Just wanted to add to Fiona’s comment. I don’t appreciate you trivializing my bullying and robbery experiences. You have no details about the severity of it but instantly placed it as trivial in comparison to rape. I felt deeply violated in both cases and for you to ignorantly trivialize my experiences was unnecessary. I did get over it through my yoga and meditation practice. Every one needs to heal themselves and people can get over things. I’ve had other bad things happen to me in life and I battle with depression as well. I know how to survive and I want everyone to be a fighter in this life. It’s not easy for many people and we have to fight and not feel sorry for ourselves. By my stating that, I am not trivializing any one’s pain but encouraging people to be survivors. Life is not easy and we all need the appropriate inner tool kit to manage the ups and downs of life. Life is not always skittles and sunshine.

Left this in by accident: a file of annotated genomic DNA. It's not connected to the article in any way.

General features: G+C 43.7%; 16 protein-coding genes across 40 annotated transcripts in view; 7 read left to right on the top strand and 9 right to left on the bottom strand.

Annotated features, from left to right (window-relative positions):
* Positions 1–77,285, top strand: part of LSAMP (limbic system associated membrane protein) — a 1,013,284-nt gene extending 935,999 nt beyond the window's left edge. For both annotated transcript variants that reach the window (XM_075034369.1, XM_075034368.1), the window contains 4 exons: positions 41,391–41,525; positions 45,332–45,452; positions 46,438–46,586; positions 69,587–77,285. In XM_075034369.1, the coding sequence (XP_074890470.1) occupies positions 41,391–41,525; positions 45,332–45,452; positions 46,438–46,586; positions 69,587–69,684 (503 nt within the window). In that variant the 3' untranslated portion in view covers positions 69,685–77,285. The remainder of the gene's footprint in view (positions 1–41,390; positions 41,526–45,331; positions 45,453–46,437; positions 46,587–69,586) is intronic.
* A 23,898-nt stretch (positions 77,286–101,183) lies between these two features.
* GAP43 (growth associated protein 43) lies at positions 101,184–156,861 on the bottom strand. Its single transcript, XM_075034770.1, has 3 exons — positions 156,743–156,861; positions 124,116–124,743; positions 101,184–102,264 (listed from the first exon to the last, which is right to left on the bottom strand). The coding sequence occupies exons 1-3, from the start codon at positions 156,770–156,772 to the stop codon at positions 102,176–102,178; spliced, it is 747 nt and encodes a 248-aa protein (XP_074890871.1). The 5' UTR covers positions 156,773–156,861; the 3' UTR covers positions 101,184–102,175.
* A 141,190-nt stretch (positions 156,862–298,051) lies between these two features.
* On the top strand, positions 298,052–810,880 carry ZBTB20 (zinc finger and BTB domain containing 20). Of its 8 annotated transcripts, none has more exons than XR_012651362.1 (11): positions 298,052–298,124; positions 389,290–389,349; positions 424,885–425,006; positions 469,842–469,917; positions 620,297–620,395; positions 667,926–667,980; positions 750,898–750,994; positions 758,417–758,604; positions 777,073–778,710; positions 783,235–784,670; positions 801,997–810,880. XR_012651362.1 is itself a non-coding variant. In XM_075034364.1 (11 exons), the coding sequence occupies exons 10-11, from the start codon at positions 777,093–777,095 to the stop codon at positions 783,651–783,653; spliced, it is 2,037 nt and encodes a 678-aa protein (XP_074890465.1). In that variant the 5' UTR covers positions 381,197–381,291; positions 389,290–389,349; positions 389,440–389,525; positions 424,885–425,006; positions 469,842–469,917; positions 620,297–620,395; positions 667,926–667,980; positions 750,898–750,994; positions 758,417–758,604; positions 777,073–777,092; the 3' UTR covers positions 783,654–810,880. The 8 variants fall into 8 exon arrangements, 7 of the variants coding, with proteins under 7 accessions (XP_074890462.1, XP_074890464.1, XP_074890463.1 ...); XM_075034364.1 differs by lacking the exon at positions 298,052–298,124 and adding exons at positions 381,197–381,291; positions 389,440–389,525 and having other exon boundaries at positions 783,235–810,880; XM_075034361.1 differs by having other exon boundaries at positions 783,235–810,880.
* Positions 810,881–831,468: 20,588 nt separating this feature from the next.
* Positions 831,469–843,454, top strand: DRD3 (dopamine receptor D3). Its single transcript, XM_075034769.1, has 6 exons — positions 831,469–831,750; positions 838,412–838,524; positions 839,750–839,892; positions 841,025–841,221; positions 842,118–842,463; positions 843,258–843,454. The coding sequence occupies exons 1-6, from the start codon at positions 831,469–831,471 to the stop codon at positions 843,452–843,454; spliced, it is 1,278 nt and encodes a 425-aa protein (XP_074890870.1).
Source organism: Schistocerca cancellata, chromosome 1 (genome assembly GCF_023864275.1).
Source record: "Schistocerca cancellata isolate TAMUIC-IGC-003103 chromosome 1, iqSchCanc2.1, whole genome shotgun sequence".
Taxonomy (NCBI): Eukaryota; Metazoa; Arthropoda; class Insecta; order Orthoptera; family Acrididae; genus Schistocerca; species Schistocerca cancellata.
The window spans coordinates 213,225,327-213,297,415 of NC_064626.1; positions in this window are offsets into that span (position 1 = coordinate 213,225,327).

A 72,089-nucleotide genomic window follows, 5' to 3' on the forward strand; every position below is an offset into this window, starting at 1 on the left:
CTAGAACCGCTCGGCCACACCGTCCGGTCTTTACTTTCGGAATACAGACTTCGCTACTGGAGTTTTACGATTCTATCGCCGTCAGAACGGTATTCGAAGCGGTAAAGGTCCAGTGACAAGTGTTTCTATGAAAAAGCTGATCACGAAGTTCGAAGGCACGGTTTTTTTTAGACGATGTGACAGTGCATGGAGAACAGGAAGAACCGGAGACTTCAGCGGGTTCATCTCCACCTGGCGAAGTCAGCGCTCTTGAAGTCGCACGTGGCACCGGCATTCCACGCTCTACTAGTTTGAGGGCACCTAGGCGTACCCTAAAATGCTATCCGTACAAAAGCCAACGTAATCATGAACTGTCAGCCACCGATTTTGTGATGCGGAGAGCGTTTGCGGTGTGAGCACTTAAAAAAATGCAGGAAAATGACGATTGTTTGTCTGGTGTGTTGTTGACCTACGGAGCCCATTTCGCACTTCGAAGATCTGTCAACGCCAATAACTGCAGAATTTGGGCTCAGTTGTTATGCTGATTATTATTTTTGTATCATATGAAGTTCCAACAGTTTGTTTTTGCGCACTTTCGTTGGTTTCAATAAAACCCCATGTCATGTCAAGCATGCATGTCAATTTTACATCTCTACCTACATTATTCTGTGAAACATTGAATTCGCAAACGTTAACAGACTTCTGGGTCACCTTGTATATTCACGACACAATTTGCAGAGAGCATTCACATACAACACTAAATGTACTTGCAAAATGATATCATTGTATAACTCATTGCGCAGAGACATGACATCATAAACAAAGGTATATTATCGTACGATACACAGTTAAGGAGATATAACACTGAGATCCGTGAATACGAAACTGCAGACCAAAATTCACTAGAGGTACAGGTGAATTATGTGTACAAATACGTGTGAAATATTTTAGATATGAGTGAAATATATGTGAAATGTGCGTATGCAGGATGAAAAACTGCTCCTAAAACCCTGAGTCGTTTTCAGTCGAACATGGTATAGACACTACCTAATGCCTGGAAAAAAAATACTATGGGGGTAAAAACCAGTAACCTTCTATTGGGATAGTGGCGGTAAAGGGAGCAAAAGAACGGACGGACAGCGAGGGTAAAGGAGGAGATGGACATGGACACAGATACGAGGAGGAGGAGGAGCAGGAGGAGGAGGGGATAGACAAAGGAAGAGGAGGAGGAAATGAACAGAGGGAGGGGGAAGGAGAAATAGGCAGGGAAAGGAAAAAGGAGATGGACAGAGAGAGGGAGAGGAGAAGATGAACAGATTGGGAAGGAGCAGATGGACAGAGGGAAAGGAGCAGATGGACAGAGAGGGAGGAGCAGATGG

14. 74
    Kathleen

    Paula I agree that the worse thing would to be murdered.  

    Fiona Don’t speak for me! Who are you to talk of new age clap trap? I was able to fight of my attacker and that was empowering.  Are you god and an expert on how all people respond Now thats clap trap if I ever heard it

  15. 75
    Fiona

    Paula, Kathleen, this is all getting very personal. Kathleen you did well to fight off your attacker and I am pleased you were not raped. Some were not so lucky and perhaps do not feel very empowered by it. Paula, I am sorry you feel violated by my thinking bullying is not the same as rape. I went through terrible bullying in high school. I’ve suffered crippling depression.I got over it. I do not think entitles me to say that rape victims should stop feeling sorry themselves or that they can fix it all by reading a book. So let’s just say everyone deals with their pain in their own way. If you want to take the view that people should stop feeling sorry for themselves and they should just deal with it because you have issues too, that is up to you. I don’t take that view so let’s just agree to differ.

  16. 76
    Cat5

    Evan,
    I think the problem with posting this article, is that the woman in the article is in denial about what has happened to her and her reaction to it.
    Would you post an article written by a drug addict or alcohol saying that they drink or do drugs because it is their choice, they like it, and it empowers them to do, and then say it is a different viewpoint and you hadn’t considered it?  I don’t think so.